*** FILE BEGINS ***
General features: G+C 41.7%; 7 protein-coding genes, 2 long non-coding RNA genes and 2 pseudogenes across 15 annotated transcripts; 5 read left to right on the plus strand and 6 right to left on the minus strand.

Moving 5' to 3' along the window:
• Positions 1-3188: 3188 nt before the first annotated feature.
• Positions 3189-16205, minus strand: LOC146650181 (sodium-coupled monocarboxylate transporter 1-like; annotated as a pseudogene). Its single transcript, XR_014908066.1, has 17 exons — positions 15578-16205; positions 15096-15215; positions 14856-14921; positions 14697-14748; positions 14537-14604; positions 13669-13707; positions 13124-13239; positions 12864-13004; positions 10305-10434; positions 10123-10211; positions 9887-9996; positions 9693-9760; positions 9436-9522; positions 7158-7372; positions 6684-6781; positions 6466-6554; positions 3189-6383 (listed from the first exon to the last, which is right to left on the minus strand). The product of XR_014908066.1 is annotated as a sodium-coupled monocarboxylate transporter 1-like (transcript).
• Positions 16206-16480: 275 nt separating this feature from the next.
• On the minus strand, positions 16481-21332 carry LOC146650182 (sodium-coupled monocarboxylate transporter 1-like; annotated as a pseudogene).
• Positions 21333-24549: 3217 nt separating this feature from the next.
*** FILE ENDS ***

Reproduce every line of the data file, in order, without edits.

General features: G+C 41.7%; 7 protein-coding genes, 2 long non-coding RNA genes and 2 pseudogenes across 15 annotated transcripts; 5 read left to right on the plus strand and 6 right to left on the minus strand.

Moving 5' to 3' along the window:
• Positions 1-3188: 3188 nt before the first annotated feature.
• Positions 3189-16205, minus strand: LOC146650181 (sodium-coupled monocarboxylate transporter 1-like; annotated as a pseudogene). Its single transcript, XR_014908066.1, has 17 exons — positions 15578-16205; positions 15096-15215; positions 14856-14921; positions 14697-14748; positions 14537-14604; positions 13669-13707; positions 13124-13239; positions 12864-13004; positions 10305-10434; positions 10123-10211; positions 9887-9996; positions 9693-9760; positions 9436-9522; positions 7158-7372; positions 6684-6781; positions 6466-6554; positions 3189-6383 (listed from the first exon to the last, which is right to left on the minus strand). The product of XR_014908066.1 is annotated as a sodium-coupled monocarboxylate transporter 1-like (transcript).
• Positions 16206-16480: 275 nt separating this feature from the next.
• On the minus strand, positions 16481-21332 carry LOC146650182 (sodium-coupled monocarboxylate transporter 1-like; annotated as a pseudogene).
• Positions 21333-24549: 3217 nt separating this feature from the next.